So when is it appropriate to say, “If it’s Your will?” I’m not trying to teach here. I’m just writing what my thinking is at the moment. Please feel free to comment.

If we are praying something that we know is Scriptural, it would almost be disrespectful to to add the if. For example–praying for growth in knowledge, wisdom (James 1:5-8) etc. If we are praying for miraculous healing, a certain material item etc. it may be respectful and reverent to say if it’s Your will. Some would say that shows a lack of confidence. I’m not sure if we could judge right or wrong either way.

As far as asking for something we know might or might not be in His will, it’s fine to ask and to be persistent as the parables of the woman in front of the judge and the man knocking on his neighbor’s door asking for food for a guest. If we should know the answer is no, then should we stop asking.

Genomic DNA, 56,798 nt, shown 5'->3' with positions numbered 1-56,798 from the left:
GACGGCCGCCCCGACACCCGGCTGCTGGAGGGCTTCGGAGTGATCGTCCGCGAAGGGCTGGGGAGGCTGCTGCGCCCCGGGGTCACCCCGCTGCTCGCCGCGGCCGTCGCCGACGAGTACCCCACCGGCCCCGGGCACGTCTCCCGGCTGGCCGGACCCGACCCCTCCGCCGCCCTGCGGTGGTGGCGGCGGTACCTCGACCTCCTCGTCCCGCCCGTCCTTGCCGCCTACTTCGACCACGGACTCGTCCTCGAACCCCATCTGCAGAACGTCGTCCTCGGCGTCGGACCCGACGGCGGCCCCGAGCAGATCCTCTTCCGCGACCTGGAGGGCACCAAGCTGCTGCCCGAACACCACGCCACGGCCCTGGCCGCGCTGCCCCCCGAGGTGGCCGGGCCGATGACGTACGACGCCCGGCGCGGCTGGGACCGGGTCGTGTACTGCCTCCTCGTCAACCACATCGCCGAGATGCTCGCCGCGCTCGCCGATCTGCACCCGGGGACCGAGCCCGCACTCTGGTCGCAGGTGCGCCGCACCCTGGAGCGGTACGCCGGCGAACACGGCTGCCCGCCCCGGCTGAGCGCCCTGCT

Paul pleaded with God three times for the thorn in his side to be taken away. God gave him a definitive answer, ‘But he said to me, “My grace is sufficient for you, for my power is made perfect in weakness.”‘ (2 Corinthians 12:9)

We don’t always know what to pray and the Spirit helps us in our weakness (Romans 8:26-27). Thomas Schreiner in his commentary on Romans says that since the totality of God’s will is hidden from us, the Spirit fills this lack by interceding for us. The Spirit searches our hearts which long for God’s will, searches even the depths of God (1 Corinthians 2:10) and intercedes for us according to God’s will with groans that our words can’t express.